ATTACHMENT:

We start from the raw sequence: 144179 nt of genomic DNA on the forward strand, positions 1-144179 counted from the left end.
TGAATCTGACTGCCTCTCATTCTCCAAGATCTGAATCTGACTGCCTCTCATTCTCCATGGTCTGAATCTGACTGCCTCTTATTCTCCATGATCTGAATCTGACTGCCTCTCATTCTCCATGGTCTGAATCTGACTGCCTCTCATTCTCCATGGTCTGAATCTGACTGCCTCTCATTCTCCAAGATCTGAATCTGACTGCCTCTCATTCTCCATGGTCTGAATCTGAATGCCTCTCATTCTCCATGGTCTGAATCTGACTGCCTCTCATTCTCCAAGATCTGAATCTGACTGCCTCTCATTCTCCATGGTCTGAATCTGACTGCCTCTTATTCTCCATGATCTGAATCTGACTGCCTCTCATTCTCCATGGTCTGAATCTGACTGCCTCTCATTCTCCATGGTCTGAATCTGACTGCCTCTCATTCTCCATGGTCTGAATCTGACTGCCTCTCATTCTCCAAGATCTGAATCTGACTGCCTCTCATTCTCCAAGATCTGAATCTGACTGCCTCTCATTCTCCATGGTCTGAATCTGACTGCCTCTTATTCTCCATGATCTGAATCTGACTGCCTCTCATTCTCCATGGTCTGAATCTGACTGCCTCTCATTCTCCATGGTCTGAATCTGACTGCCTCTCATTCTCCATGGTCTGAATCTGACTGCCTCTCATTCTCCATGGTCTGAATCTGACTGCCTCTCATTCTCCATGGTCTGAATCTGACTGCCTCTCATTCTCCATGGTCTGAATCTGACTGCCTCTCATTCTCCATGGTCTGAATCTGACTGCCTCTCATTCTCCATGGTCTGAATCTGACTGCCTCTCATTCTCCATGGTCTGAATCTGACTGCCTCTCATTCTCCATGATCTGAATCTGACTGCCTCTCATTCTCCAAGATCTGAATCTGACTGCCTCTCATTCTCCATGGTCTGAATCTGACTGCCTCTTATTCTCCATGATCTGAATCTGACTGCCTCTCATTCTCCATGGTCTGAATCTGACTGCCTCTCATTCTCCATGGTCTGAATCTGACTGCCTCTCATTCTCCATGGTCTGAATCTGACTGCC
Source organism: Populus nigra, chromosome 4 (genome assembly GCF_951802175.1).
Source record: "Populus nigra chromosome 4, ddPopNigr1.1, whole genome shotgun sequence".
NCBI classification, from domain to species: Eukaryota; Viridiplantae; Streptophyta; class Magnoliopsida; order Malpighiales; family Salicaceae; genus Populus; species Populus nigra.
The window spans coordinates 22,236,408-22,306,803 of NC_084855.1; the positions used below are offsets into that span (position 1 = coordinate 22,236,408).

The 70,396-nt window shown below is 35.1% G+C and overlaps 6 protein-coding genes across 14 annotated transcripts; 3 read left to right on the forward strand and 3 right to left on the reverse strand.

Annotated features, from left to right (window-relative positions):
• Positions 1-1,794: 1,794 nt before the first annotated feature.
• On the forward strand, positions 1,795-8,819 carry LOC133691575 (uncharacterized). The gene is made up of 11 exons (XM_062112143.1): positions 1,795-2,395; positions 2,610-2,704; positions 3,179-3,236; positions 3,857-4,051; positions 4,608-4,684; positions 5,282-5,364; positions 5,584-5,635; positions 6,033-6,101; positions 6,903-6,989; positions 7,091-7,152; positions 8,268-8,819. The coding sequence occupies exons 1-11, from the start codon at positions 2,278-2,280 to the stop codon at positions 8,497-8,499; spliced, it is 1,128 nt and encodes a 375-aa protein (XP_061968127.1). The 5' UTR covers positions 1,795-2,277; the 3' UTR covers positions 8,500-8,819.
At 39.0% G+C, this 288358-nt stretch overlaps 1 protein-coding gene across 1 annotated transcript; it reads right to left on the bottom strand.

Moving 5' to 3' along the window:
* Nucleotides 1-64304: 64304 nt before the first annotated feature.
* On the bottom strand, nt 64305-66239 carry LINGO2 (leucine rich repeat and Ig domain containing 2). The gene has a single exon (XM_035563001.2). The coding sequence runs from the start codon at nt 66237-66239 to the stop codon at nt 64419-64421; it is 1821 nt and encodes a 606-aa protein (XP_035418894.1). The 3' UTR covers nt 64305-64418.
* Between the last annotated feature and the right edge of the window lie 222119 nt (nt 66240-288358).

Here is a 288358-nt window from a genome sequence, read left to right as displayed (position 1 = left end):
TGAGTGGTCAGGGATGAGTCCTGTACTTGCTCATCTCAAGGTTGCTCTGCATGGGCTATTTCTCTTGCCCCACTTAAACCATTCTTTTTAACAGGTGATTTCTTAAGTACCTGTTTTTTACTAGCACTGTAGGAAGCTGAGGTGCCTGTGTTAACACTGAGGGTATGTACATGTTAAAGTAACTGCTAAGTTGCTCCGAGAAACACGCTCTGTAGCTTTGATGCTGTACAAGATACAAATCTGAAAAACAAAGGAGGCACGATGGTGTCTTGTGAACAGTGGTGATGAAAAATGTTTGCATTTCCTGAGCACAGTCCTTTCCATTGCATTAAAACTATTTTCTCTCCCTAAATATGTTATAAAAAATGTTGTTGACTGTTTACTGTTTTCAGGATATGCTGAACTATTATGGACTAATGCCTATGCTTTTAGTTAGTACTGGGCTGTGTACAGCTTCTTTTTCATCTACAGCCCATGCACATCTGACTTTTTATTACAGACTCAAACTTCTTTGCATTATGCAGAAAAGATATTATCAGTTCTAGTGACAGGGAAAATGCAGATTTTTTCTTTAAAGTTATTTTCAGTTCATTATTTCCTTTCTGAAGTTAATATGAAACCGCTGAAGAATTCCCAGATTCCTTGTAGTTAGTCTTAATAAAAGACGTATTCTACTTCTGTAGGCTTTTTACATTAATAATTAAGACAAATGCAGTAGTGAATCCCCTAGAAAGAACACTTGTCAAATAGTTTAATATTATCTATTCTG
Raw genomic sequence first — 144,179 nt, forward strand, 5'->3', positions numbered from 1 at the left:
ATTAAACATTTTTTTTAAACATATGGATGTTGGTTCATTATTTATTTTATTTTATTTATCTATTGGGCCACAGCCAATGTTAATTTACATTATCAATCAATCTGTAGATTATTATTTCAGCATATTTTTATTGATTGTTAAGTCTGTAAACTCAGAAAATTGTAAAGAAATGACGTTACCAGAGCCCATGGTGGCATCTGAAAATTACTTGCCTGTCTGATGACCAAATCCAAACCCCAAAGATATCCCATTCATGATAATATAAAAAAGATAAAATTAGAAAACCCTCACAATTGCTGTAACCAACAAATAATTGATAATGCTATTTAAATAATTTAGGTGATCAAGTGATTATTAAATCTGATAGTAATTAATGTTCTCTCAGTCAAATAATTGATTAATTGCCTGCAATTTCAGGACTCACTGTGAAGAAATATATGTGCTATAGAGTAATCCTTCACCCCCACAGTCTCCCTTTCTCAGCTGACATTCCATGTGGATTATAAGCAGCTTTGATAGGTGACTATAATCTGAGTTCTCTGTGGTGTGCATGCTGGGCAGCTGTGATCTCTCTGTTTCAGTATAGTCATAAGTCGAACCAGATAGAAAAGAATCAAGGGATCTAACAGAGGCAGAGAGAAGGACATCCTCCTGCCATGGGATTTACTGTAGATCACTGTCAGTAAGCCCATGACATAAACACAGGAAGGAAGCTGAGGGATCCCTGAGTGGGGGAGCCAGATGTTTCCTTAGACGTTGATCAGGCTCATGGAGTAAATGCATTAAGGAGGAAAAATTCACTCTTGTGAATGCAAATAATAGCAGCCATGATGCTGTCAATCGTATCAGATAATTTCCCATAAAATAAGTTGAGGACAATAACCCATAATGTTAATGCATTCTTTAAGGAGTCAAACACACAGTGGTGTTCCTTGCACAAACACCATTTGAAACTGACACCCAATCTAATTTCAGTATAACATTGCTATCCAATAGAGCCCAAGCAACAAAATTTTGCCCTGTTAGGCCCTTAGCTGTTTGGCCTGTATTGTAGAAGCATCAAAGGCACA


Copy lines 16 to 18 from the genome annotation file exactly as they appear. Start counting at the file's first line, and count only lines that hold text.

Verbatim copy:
Here is a 288358-nt window from a genome sequence, read left to right as displayed (position 1 = left end):
TGAGTGGTCAGGGATGAGTCCTGTACTTGCTCATCTCAAGGTTGCTCTGCATGGGCTATTTCTCTTGCCCCACTTAAACCATTCTTTTTAACAGGTGATTTCTTAAGTACCTGTTTTTTACTAGCACTGTAGGAAGCTGAGGTGCCTGTGTTAACACTGAGGGTATGTACATGTTAAAGTAACTGCTAAGTTGCTCCGAGAAACACGCTCTGTAGCTTTGATGCTGTACAAGATACAAATCTGAAAAACAAAGGAGGCACGATGGTGTCTTGTGAACAGTGGTGATGAAAAATGTTTGCATTTCCTGAGCACAGTCCTTTCCATTGCATTAAAACTATTTTCTCTCCCTAAATATGTTATAAAAAATGTTGTTGACTGTTTACTGTTTTCAGGATATGCTGAACTATTATGGACTAATGCCTATGCTTTTAGTTAGTACTGGGCTGTGTACAGCTTCTTTTTCATCTACAGCCCATGCACATCTGACTTTTTATTACAGACTCAAACTTCTTTGCATTATGCAGAAAAGATATTATCAGTTCTAGTGACAGGGAAAATGCAGATTTTTTCTTTAAAGTTATTTTCAGTTCATTATTTCCTTTCTGAAGTTAATATGAAACCGCTGAAGAATTCCCAGATTCCTTGTAGTTAGTCTTAATAAAAGACGTATTCTACTTCTGTAGGCTTTTTACATTAATAATTAAGACAAATGCAGTAGTGAATCCCCTAGAAAGAACACTTGTCAAATAGTTTAATATTATCTATTCTG
Raw genomic sequence first — 144,179 nt, forward strand, 5'->3', positions numbered from 1 at the left: